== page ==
Computer Programming - Easy like Pot Roast
Today, Google honored the birthday of computer science pioneer Admiral Grace Hopper with a very special doodle. This doodle, and subsequent Google searches initiated by the doodle, had people discussing Admiral Hopper's career and learning new things about the history of computer science and the role of women in that history. Digging around Admiral Hopper's quotes on wikiquote, I found a few of the quotes that I may repeat on any given work day (eg: "It's easier to ask forgiveness than it is to get permission"). While I knew that she spent her early career programming on mainframe computers, I actually didn't know that she was considered to be a co-founder of the COBOL language. Up until as recent as five years ago, many universities still included learning COBOL as one of their required foundation courses.
While all of this encouragement for women in computer science is great and worthy of a separate conversation, what motivated me to write this blog post was the online discussion that stemmed from Admiral Hopper's doodle. In multiple forums, people lamented that Grace Hopper was different because she was successful in a field that was and is dominated by men. This is true that computer science is currently studied mostly by men and there is very slow groth of women in the field, but recently I read an article in the Washington Post that showed how this was not the case in the 1960s. The article harkens back to an old Cosmopolitan magazine feature (concidentally with a quote from Admiral Hopper) that illustrates how computer science was once "women's work." Computer science wasn't a "real" science afterall and required a woman's talent with planning and scheduling tasks - like making a pot roast. More than 50 years ago, in a time when they were rarely considered to be equal to men in any field, women were writing computer programs in record numbers. It wasn't until the mid-1980s, with increased popularity of the personal computer and companies such as IBM and Microsoft, that the current image of the computer programmer was created: anti-social, white, male, detail-oriented, highly educated in math.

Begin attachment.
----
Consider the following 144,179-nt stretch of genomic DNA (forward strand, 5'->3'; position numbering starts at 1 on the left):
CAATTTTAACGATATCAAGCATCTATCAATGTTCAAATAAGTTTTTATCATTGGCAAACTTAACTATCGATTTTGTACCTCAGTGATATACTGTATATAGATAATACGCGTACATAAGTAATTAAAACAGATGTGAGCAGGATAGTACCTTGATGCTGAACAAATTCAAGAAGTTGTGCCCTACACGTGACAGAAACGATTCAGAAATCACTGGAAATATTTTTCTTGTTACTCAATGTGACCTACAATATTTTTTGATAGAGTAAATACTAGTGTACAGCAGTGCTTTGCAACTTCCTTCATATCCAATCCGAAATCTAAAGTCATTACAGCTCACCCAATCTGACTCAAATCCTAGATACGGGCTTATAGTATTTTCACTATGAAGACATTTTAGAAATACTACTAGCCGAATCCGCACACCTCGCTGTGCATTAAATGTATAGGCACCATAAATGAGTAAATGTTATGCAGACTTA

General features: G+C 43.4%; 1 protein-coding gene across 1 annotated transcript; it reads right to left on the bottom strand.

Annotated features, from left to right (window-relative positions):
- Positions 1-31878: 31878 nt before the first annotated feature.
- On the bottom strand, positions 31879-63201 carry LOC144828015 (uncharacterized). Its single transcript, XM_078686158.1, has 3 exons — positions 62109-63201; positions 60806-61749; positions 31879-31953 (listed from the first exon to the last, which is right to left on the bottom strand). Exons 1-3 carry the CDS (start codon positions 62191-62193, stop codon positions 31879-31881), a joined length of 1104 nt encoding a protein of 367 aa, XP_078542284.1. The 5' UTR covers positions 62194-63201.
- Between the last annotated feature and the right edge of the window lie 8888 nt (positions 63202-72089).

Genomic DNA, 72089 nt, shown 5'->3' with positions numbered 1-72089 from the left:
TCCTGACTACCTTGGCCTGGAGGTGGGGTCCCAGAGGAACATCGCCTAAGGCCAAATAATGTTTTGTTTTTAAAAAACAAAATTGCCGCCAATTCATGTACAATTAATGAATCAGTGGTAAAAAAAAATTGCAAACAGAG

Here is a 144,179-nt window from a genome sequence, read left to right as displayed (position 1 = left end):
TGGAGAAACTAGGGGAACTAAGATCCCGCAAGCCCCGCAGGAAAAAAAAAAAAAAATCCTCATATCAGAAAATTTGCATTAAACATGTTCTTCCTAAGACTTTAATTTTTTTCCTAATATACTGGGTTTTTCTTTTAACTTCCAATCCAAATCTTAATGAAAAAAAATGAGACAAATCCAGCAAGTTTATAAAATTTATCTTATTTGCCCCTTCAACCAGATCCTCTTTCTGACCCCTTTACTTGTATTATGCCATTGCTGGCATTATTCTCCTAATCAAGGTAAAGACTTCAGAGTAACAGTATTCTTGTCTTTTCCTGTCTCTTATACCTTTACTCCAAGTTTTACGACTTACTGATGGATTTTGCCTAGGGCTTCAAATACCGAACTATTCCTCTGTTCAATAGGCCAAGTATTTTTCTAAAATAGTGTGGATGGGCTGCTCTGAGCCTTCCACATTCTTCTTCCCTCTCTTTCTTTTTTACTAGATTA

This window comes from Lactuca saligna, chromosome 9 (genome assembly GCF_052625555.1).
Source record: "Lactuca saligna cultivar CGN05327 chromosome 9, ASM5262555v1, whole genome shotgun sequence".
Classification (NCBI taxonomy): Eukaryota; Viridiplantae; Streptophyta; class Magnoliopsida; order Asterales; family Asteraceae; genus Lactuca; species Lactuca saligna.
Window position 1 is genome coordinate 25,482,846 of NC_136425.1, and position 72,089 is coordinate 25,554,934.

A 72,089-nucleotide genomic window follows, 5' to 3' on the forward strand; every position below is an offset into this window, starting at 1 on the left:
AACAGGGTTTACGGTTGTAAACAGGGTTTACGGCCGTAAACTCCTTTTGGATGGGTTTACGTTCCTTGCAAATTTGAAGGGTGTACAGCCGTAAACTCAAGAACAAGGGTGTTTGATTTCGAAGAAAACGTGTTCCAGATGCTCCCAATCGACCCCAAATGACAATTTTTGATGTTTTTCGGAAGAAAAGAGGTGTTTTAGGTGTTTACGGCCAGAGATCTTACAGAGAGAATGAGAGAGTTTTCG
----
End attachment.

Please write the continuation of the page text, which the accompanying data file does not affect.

During her career, Grace Hopper was purely outstanding as a computer scientist. She isn't well-known and celebrated just because she was a woman maintaining career as a computer programmer, but because her accomplishments exceeded all of her peers and changed the field of computer science. While I believe that Admiral Hopper cherished her place as a role model to women, she was foremost a computer scientist and also just happened to be female. I fully support and encourage the growth of women in computer science, but I think it can be dangerous for female developers to identify themselves primarily by their gender. The 1980s programmer stereotype still exists because it is so widely accepted as who a mainstream developer is, even by women in the field. I believe that the best way to eliminate both the 1960s and 1980s gender roles is to choose to first be a great developer, designer, engineer, and second celebrate the diversity that you bring to the computer science field. When you are great, you are great and not because your gender can organize a pot roast dinner.